"At the heart of creativity is a willingness to take risks, a willingness to experiment, a willingness to explore avenues that don't go anywhere and a willingness to be wrong. And if you're living in a culture of standardized testing, high-stakes funding, where mistakes are not tolerated and seen as a sign of mental infirmity, then you're breeding a contradiction right at the heart of the system."The above quotes come from an interview with Sir Ken Robinson in The Globe and Mail. I first became aware of Sir Ken Robinson from the TED video that is embedded below. The Globe and Mail has a pair of videos that I can't embed, but you can find them here and here.
"The real innovation and creativity always comes from people crossing borders, crossing boundaries, thinking differently and very often through the interaction of disciplines through applying ideas from one field into another field. The real vitality of intelligence and creative thinking is in making connections, not from keeping everything separate."
Robinson comes off as much as a stand-up comedian as someone interested in reforming education. While he is entertaining to watch, he also has important things to say about arts education and those things also apply to the animation industry. The first quote above speaks directly to our need to fail faster and cheaper. As it is impossible to succeed every time, failure must be tolerated as the price of innovation. As failure is inevitable, the faster and more cheaply we can fail, the more quickly we can find out what works and we'll have more resources left to support it.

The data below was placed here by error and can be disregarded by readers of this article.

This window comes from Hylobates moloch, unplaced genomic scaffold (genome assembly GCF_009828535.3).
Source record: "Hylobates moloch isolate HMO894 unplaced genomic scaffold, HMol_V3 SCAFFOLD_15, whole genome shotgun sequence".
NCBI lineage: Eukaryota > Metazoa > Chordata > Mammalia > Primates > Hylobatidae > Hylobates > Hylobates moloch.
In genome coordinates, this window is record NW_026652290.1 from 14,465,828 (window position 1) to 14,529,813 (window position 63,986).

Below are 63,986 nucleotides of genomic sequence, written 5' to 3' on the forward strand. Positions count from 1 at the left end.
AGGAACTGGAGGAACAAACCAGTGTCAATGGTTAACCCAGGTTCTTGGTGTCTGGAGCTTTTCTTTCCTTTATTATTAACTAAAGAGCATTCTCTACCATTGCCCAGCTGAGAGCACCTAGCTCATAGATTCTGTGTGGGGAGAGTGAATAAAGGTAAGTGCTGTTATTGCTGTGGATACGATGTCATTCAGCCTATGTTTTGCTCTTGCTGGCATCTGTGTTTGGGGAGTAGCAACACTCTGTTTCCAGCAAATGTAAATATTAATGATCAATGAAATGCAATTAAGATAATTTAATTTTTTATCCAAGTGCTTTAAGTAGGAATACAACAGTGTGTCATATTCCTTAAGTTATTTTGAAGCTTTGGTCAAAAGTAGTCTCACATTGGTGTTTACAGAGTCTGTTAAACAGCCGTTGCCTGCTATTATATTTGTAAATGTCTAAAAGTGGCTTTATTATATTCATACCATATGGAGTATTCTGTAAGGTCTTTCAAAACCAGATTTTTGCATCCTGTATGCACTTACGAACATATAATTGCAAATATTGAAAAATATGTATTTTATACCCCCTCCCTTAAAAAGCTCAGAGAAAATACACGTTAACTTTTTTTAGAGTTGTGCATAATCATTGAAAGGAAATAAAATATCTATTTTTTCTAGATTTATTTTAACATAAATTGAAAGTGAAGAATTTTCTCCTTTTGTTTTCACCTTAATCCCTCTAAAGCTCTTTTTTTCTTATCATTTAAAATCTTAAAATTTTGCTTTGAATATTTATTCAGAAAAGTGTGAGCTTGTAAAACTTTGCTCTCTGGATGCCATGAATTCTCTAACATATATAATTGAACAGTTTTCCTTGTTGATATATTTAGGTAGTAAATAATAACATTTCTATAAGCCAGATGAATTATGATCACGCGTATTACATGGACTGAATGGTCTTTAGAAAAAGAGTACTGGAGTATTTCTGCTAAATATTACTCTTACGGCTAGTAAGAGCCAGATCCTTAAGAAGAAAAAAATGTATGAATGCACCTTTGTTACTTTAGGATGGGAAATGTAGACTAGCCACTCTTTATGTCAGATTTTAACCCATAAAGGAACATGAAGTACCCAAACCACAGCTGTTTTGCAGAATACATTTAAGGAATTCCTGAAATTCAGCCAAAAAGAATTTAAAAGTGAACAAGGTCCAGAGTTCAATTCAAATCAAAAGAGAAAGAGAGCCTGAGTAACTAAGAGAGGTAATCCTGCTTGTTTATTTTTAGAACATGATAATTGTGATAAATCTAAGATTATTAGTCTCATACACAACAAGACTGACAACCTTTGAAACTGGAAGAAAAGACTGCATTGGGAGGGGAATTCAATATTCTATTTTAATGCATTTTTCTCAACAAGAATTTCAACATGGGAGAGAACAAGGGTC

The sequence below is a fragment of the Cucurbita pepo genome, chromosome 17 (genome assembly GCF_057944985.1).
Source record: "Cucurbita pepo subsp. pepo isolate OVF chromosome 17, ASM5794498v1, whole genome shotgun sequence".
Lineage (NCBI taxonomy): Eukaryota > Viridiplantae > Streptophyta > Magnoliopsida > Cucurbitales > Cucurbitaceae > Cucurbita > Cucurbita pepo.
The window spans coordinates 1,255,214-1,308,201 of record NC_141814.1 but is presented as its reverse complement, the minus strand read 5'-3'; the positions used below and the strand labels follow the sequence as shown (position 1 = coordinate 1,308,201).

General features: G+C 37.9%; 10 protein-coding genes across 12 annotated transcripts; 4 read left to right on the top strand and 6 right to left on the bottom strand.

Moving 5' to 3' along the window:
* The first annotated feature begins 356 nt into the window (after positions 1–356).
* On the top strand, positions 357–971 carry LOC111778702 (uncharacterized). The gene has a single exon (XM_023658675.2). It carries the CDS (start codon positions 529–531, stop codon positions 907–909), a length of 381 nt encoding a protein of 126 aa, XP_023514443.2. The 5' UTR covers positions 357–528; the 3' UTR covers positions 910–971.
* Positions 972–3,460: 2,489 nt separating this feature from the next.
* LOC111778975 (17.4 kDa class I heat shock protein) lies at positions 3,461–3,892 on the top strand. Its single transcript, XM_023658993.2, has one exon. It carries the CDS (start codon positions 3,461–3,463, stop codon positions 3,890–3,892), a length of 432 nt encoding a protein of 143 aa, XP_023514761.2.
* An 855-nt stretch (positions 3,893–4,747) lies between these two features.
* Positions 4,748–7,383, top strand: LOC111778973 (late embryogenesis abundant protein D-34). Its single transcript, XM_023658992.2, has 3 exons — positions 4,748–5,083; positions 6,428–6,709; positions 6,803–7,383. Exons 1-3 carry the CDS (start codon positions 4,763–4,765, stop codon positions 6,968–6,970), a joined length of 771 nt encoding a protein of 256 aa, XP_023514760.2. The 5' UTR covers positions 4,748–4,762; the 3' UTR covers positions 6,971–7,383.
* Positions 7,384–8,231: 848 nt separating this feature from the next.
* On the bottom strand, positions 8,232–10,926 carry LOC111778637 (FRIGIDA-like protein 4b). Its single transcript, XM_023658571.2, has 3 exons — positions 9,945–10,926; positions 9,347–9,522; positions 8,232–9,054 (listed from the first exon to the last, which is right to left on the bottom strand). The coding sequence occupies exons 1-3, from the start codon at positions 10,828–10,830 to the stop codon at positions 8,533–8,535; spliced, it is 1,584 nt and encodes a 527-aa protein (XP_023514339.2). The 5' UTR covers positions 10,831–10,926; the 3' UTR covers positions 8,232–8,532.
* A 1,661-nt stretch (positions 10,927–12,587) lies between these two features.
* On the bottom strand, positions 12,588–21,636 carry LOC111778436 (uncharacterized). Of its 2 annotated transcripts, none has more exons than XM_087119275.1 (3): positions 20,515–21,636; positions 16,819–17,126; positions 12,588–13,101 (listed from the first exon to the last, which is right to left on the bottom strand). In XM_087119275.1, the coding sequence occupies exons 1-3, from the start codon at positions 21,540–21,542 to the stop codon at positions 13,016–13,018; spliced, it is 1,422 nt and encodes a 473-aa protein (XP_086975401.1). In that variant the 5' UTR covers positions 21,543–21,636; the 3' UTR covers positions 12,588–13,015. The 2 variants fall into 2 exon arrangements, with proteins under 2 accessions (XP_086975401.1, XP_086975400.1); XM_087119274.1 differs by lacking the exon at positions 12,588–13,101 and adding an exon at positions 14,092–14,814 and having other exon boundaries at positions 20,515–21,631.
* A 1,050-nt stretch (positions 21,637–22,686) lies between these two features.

The second quote is not only true of education, it is also true of animation production. Thanks to J.R. Bray and Walt Disney, the animation business was built to resemble a Ford assembly line. Bray was satisfied with being the Model T of animation, but Disney himself was able to make connections between his various departments. Because he valued innovation, the various departments competed to impress him. He was blessed with a steady stream of new ideas and techniques during the 1930's and he chose what suited his vision.
As good as Disney's results were, I don't think the system was perfect and without someone of Disney's calibre at the top, the product drifts back towards the Model T. Certainly that's the case in TV animation. The need to cross boundaries is made more difficult by outsourcing, where there are economic and geographic walls between departments.
Not everyone is equally good at everything. We naturally fall into specialization. But when the system limits collaboration and feedback, we are throwing away opportunities.